In 1999, John Deere acquired NavCom Technology, establishing Deere as a leader in the use of GPS technology for agriculture and accelerated machine connectivity and optimization. NavCom is a leading provider of advanced GNSS products for OEMs, VARs and system integrators needing high-performance RTK systems, global five-centimeter level GPS satellite corrections, geodetic quality GNSS receivers, and wireless communication products.
Benefits of the new "See and Spray" technology
The new technology is going to be marketed to cotton farmers first. They are struggling with weeds that have become resistant to the herbicides currently in use. “There are all kinds of weeds developing that you can’t kill with Roundup anymore,” says Willy Pell, director of new technology at Blue River Technology.
“There’s not a whole lot of additional land to bring into production  so what we need to do is d...
“There’s not a whole lot of additional land to bring into production, so what we need to do is do more with less.”
John Deere
Before, farmers would try to use Roundup along with “Roundup-ready” cotton designed to tolerate the chemicals. With the new technology, machines using computer vision tech to identify and spray only weeds will allow a farmer to switch to other herbicides, including organic ones, and target only the weeds.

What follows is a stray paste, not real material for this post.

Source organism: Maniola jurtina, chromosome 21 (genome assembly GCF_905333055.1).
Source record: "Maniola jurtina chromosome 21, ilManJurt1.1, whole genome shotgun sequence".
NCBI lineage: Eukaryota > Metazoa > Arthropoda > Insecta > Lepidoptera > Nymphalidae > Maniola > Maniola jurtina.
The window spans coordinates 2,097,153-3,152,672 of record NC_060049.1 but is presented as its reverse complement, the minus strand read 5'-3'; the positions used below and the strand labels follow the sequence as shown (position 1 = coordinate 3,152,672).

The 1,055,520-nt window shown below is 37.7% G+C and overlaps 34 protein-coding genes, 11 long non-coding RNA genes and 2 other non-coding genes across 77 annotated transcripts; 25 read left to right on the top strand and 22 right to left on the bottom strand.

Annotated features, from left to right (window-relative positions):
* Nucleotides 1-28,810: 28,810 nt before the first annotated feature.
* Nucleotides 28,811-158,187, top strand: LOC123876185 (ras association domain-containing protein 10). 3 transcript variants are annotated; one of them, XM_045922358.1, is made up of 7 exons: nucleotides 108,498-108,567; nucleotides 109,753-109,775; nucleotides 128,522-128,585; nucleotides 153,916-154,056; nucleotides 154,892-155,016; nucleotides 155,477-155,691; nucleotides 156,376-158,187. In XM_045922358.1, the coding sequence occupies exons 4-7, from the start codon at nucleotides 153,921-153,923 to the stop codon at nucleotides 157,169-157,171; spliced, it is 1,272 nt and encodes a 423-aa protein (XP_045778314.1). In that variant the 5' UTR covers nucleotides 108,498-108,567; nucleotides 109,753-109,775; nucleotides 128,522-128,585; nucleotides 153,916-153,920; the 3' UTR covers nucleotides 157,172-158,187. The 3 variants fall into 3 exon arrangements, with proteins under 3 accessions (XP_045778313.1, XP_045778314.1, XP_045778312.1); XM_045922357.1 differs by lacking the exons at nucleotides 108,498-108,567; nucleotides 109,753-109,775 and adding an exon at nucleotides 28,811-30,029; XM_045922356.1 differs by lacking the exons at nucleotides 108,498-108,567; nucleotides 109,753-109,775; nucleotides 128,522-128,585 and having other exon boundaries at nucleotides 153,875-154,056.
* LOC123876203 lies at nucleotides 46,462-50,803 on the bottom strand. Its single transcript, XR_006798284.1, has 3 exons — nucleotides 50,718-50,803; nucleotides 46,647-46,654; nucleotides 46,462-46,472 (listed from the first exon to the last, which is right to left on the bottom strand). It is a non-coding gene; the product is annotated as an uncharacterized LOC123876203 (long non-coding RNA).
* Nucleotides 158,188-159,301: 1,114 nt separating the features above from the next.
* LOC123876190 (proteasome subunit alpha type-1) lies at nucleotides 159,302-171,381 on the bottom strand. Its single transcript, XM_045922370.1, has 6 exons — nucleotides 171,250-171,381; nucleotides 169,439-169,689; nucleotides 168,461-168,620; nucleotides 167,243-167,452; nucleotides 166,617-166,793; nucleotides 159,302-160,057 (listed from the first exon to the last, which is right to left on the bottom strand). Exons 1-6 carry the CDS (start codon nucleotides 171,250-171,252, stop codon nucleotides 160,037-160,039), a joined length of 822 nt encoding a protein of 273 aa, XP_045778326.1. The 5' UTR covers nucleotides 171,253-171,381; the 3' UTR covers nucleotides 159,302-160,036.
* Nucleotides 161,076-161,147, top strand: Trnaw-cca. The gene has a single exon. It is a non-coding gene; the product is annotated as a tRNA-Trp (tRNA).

By using this precision targeting of weeds, only, not only will farmers be using smaller amounts of herbicides but will also see an increase in crop yields. Soybean farmers will be targeted next, says John Deere.
“You can imagine that growers see dollars and cents when they see a 95 percent reduction in herbicide spend–that clearly gets them interested,” Pell says. “But with everything we’re seeing in the last year with herbicide resistance as well as drift, this is becoming a much more important sustainability play as well.”
In 2009  ABC News reported the once controllable pig weed was now destroying many cotton and soy har...
In 2009, ABC News reported the once controllable pig weed was now destroying many cotton and soy harvests because it had become resistant to glyphosate.
ABC News
Agriculture's future with machine learning technology
Just about every step in agriculture will be made better using computer vision and machine learning, from tilling soil, planting seeds in the optimal locations, spraying fertilizer or nutrients, water usage for irrigation, and harvesting.
All these technologies are needed to prepare the world for population growth which is expected to add 2.4 billion people over the next three decades. Without changes in the agricultural sector, we will not be able to feed everyone. “What that [population growth] translates to in terms of supply is that the global food supply must nearly double,” says Ganesh Jayaram, vice president of information technology for Deere & Co. Agricultural productivity.
Jayaram explains that we don't have a lot of agricultural lands left to bring under production, but will still have to do more with less. “Seventy percent of it is going to come from technology,” says Alex Purdy, director of John Deere Labs, “and we need to do it in the most sustainable way possible.”
More about John deere, Blue River Technology, Artificial intelligence, machine learning, IoT